If you’ve watched The Jeselnik Offensive on Comedy Central, you might think its host is the very personification of the devil. Anthony Jeselnik makes the controversial Daniel Tosh look warm and fuzzy.
It’s all by design, of course. The Prince of Comedic Darkness is a prince of a guy off-stage. The only thing dark about him is his humour.
Jeselnik’s standup is smartly written misdirection on taboos such as cancer, suicide, and rape. While he’ll assign a fictional girlfriend or parent to the joke, the subjects are largely impersonal abstractions.
Vancouver audiences first got a glimpse of him in 2008, when he opened for Sarah Silverman at the River Rock Show Theatre, where his brazenly cocky persona, coupled with killer jokes, quickly won over the crowd at both sold-out shows.
Jeselnik’s humour might not be for everyone, but there’s no denying the talent behind his punch lines. “Everything in my act is completely defensible because none of it’s real,” he tells the Straight over the phone between stops on his North American tour. “These are all just concepts.”
Which brings us back to TV’s The Jeselnik Offensive. The show goes after real targets in the news of the week, and not just life’s winners—the rich and famous—or those who can defend themselves. One segment had him glorifying a shark attack in New Zealand, putting the victim’s face on the screen and giving his name.
While Jeselnik says the “absurdly offensive” piece, complete with dancing sharks, was his favourite of the first season, he admits he’d maybe do things differently now.
“The show is kind of ‘What if the devil had a talk show?’ Would the devil do a bit celebrating a guy getting eaten by a shark?” he says. “Yeah, he probably would. I mean, I want everybody to laugh at these things. I didn’t want to hurt the family. I thought the family would never see this. I think if we did it again, we would have taken out his name and not shown the picture. The picture was the big mistake. We wouldn’t have done that. But I stand by the bit.”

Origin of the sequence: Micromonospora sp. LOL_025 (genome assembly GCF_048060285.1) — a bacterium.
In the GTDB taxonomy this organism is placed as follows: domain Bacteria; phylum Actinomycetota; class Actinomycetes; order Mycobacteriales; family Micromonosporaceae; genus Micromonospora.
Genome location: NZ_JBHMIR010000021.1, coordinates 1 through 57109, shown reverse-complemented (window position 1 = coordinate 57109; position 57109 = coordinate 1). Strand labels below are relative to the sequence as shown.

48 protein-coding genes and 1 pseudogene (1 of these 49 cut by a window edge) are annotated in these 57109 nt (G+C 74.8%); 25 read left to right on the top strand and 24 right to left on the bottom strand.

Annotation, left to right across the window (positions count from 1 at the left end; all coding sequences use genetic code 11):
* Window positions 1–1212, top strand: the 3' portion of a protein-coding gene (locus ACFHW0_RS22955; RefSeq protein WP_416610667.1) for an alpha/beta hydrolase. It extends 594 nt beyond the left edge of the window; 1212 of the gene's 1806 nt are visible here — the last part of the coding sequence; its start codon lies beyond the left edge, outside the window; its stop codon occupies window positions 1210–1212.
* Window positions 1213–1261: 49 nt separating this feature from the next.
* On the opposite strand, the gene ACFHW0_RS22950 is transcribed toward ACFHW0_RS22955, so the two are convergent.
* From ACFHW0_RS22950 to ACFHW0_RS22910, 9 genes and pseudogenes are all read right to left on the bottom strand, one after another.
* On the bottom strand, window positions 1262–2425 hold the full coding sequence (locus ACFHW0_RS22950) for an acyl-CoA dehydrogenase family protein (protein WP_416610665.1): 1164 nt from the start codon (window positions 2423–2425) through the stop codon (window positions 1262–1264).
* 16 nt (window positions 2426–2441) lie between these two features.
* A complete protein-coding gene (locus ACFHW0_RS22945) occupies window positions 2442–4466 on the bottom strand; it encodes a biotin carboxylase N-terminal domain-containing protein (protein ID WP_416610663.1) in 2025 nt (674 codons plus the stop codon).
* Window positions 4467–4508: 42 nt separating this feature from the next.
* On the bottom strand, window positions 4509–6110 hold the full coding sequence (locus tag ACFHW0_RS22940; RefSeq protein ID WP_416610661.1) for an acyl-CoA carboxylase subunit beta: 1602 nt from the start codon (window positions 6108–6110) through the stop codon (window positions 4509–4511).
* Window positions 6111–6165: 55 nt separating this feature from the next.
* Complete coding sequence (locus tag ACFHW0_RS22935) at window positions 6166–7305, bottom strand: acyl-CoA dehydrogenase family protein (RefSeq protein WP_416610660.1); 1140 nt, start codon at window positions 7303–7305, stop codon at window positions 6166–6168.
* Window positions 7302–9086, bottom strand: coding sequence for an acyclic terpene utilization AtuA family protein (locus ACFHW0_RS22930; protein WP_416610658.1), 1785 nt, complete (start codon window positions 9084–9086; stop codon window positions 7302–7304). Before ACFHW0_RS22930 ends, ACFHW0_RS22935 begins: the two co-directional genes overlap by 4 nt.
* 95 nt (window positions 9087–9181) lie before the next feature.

Jeselnik may be persona non grata in New Zealand, but he acknowledges the inherent risks of the trade.
“You’ve gotta understand when you go into those realms that you’re going to upset people and you just have to take it,” he says. “You can’t expect everyone to laugh or to applaud you for doing these edgy things. And sometimes you’ll miss. But I think comedians are artists and there’s a value in failure. It kind of works both ways between comedians and audiences. The audience has to understand that comedians are going to sometimes tell a joke that doesn’t work out with dark subjects, and the comedian has to understand that sometimes they’ll fail and it’s not the audience’s fault for not getting it or loving it.”
So does it matter that he’s a good guy whose jokes, albeit hilarious, are less than kind? It does to most of us, although some refuse to believe he’s anything but a vindictive dickhead. To Jeselnik, it makes little difference either way.
“When people are like, ‘God, he’s such a jerk,’ they should understand that I’m on-stage holding a microphone being billed as a comedian,” he says. “If people actually get mad, it’s kind of their bad. It’s not my job to convince you I’m actually a nice guy and that these are just jokes.”
Still, Jeselnik himself sometimes wonders where these cruel thoughts come from. He claims there’s no line he won’t cross, even though there is for most people—and even other comedians. “But I’m not a sociopath,” he insists. “I’ve asked my therapist that repeatedly.”
That’s good to know. He’s not a sociopath; he just plays one on TV.